If you’re like me, you have found yourself in seriously tough financial times. You are barely getting by from paycheck to paycheck (and in some cases, that’s not enough). You can no longer make the monstrous minimum payments on your debts without robbing Peter to pay Paul. Eventually, you can’t even do that.
Then the collection calls begin to roll in. At first, it is just like one or two a month, then a week, than pretty soon they can come on a daily basis, and multiple times in a day. It is like being lost in a money desert with no cash in sight, while the creditor buzzards are breathing down your neck. You want to escape, but they just keep hunting you down.
What do you do now?
The magic words
For me, I needed to stop the calls. This wasn’t going to happen just by wishing for it. I had to stop dodging the phone when it rang and take some control. At this point I said the magic words. Are you ready for them?
These magic words immediately told the creditor that I was seriously in debt and unable to pay the huge minimum payment. (Please! Minimum payment? There’s nothing minimum about them.) At this point the creditor asked what amount I would be able to pay, so I threw out a number that I could handle. In this case it was a little less than half the minimum payment but an amount I felt confident I could pay on a monthly basis. I also said that the APR was way too high for me at 21% and he told me that with the Hardship Plan that he could offer me, the APR would temporarily go down to 11% for the duration of the payment plan. In this case, we agreed on a twelve month plan, during which time they would no longer assess late fees to the account as well.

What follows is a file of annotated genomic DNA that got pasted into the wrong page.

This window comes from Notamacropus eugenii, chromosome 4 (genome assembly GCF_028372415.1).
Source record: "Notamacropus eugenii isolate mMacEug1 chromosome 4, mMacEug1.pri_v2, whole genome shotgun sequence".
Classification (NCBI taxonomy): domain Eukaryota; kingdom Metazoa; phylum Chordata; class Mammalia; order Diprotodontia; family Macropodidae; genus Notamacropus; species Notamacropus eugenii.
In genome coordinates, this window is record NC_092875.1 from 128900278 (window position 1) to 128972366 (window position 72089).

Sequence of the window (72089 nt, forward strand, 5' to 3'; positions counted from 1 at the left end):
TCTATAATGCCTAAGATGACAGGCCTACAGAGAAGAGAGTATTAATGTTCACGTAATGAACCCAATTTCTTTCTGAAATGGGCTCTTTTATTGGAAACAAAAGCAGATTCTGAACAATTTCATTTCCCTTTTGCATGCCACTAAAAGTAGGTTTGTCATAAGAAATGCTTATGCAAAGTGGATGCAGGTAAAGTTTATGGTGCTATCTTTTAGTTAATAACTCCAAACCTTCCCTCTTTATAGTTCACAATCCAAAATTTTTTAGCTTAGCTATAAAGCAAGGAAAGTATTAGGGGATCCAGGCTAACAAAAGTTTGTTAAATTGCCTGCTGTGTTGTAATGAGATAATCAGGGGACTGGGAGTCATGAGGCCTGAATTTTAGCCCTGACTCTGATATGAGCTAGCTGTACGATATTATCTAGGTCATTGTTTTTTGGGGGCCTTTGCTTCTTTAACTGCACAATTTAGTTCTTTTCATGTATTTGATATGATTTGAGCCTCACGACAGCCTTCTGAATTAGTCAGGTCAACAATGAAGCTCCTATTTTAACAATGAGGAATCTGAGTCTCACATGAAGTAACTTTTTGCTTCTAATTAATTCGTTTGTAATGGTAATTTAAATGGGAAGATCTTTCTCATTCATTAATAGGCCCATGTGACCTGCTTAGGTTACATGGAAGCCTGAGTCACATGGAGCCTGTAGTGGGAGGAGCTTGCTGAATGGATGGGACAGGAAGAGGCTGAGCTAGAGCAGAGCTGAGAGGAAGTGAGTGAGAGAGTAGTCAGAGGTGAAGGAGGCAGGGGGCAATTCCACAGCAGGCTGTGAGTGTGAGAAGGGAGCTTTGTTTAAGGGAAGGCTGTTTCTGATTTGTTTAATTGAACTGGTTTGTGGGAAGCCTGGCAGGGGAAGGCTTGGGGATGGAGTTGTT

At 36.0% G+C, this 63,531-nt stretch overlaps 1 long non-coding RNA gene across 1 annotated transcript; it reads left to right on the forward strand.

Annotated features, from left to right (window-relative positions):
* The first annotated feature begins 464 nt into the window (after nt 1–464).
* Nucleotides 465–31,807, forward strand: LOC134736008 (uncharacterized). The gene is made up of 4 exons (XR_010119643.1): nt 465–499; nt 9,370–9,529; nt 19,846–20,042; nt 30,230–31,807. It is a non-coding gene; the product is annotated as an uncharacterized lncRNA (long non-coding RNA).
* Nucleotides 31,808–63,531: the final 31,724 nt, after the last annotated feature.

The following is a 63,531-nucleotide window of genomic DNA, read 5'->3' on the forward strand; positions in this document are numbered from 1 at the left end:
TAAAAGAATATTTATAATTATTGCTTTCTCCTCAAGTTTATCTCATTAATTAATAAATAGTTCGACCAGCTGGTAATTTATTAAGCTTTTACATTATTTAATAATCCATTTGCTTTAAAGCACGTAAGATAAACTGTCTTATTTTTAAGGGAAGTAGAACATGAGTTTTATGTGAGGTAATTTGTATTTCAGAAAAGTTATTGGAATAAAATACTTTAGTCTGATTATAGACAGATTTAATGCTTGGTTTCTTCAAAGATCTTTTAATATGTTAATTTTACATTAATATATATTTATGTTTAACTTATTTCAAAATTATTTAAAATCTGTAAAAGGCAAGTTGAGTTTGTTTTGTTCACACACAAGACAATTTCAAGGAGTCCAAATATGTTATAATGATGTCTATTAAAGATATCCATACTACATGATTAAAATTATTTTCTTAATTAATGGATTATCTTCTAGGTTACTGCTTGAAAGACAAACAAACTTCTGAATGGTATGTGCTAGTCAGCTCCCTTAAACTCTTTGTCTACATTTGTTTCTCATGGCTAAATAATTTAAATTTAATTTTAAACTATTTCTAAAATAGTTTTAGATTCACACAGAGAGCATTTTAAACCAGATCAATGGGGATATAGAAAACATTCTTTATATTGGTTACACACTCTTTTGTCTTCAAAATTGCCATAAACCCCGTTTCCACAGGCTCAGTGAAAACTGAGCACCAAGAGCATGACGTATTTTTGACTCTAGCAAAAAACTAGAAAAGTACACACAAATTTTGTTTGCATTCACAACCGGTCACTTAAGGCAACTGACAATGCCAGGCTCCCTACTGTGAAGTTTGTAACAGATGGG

Now the interesting thing is, this same creditor who I just negotiated the Hardship plan with, had told me a year ago that they don’t negotiate at all, that APR’s were permanently fixed, as were minimum payments. They had denied any possibility to work out a deal with me at all. Oh what a difference a year of economic hardship for the country has made!
“Final Payoff Plan”
If things were so dire for me that I couldn’t have handled the terms of the Hardship Plan, I could have requested what is called a “Final Payoff Plan”. But this is a permanent termination of the account and set up with terms that will allow for the eventual payoff of the remaining debt. I believe (though I haven’t confirmed this) that the Final Payoff Plan is more detrimental to my credit standing than the Hardship Plan. Although, when your credit is already shot and you just want to get out from under, this may be the way to go.
Ugly truth about creditors
The thing that angers me most is that many creditors will not come out and tell you about these plans. You have to say the actual magic words, “Hardship plan” or “Final Payoff”, in order for them to discuss it with you. So don’t be afraid to ask about negotiating terms of your account with them. The worst case scenario is that they say “NO” and you have to consider going through a credit counseling agency, (no, not debt reduction agency – because I have heard only horror stories about them), or perhaps a bankruptcy attorney. There are some highly reputable credit counseling agencies and they can really help with negotiating when the creditors are unwilling to work with you directly. For more information on them: NFCC.
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